Brit kids to be taught in pub after school funds are scrapped

Pub classroom

Children in Barking, East London, may have to study in a pub converted to classrooms after cuts by Education Secretary Michael Gove left a council desperately short of school places.

The Harrow pub could be converted to classrooms after ministers scrapped a 300-million-pound school building programme.

"The school places issues is a desperate situation for us and it is incredibly short-sighted of the Government to axe the schools building programme," the Mirror quoted deputy leader of Barking and Dagenham council Rocky Gill, as saying.

"It would also have created jobs, particularly for young people, and acted as a boost to the economy," he said.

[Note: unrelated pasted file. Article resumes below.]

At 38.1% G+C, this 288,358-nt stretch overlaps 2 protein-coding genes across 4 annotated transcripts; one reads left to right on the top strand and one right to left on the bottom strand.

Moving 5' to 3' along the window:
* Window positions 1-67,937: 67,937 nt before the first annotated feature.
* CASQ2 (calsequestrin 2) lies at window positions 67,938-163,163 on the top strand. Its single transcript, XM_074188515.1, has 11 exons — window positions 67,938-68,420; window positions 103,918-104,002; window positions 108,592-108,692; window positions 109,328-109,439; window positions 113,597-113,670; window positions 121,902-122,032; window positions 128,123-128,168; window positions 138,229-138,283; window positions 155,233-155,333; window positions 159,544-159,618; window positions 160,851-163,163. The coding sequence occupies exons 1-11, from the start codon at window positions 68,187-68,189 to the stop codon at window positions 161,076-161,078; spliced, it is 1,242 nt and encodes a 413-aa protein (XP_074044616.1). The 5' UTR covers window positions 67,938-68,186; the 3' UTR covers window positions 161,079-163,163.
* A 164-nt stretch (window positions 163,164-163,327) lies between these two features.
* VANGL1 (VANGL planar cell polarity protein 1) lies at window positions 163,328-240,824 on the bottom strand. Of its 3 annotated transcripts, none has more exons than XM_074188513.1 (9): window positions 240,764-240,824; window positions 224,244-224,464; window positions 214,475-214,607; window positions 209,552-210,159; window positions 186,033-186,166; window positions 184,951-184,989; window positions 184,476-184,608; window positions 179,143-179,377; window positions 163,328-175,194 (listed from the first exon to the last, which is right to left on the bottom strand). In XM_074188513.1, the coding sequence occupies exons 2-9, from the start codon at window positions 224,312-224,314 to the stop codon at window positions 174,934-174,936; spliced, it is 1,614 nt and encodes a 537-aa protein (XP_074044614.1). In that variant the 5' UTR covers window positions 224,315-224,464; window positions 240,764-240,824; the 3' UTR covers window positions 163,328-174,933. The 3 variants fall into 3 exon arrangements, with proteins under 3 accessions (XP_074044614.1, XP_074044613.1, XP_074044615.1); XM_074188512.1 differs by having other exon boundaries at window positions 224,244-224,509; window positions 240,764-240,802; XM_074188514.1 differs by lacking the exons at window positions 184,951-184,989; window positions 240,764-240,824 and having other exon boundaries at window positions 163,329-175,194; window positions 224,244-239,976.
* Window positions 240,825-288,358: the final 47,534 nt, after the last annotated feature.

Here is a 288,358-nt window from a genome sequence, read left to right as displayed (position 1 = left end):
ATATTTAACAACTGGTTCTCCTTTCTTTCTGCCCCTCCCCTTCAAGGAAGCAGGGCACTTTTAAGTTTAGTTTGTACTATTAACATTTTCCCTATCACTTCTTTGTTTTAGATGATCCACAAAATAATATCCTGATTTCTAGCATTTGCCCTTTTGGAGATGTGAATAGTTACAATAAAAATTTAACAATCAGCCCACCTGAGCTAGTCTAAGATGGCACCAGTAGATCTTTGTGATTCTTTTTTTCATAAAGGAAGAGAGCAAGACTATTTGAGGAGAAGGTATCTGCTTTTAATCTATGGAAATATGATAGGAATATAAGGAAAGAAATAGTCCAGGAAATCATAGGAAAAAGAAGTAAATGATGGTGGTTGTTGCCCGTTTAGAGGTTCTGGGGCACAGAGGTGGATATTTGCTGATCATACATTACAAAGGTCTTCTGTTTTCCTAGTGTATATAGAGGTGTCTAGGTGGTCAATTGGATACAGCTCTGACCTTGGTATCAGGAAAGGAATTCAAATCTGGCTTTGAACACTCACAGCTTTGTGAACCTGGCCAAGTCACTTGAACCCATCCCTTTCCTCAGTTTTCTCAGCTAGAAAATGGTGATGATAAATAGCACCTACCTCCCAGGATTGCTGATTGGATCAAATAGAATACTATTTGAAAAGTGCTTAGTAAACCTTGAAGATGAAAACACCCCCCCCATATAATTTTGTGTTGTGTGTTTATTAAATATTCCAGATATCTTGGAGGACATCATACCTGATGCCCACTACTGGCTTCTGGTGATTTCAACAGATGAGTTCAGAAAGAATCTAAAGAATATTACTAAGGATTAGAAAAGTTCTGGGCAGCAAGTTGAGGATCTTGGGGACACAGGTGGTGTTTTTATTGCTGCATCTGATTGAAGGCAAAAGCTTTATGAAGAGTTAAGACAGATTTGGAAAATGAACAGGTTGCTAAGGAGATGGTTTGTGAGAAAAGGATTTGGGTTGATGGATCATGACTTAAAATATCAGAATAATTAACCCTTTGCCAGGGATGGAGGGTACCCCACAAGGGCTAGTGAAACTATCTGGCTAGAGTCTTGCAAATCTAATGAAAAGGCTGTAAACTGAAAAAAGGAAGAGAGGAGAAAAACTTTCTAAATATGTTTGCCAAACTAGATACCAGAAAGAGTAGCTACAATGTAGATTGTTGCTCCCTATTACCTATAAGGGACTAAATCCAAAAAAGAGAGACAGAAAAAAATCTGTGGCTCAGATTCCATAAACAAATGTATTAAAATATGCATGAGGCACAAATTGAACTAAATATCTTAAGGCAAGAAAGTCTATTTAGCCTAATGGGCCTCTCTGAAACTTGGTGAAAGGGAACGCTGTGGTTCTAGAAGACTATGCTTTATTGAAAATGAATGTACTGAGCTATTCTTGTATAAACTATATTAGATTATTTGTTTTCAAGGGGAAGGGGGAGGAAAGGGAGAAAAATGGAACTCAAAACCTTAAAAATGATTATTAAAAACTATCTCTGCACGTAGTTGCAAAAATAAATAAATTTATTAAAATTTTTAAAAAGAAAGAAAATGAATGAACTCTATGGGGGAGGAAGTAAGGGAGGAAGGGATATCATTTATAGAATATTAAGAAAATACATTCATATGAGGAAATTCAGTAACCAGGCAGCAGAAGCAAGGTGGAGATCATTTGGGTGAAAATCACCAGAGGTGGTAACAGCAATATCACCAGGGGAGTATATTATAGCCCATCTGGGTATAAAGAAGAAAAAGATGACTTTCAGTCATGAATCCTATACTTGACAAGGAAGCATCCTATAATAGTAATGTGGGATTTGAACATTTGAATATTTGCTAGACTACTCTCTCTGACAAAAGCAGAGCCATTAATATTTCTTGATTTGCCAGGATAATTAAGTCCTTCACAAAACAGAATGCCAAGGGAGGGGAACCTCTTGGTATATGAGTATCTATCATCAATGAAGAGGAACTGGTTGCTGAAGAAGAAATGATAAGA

Gill's council - the worst hit in the country - is also looking at an old MFI warehouse, disused court house and shops left empty by recession.

Barking is even considering a split-shift system that would see kids educated for only half of the day or a three day week if more places are not found.

Around 35,000 children are now being educated at overcrowded primary schools nationally.

Many other areas are very badly affected, including large parts of inner London, Birmingham, Manchester and Leeds.

Thousands of pupils are being squeezed into temporary classrooms including 260 in Manchester and 490 in Brent, North West London.

Brighton council is even looking at pupils being taught at a football stadium, in bingo halls or unused churches.

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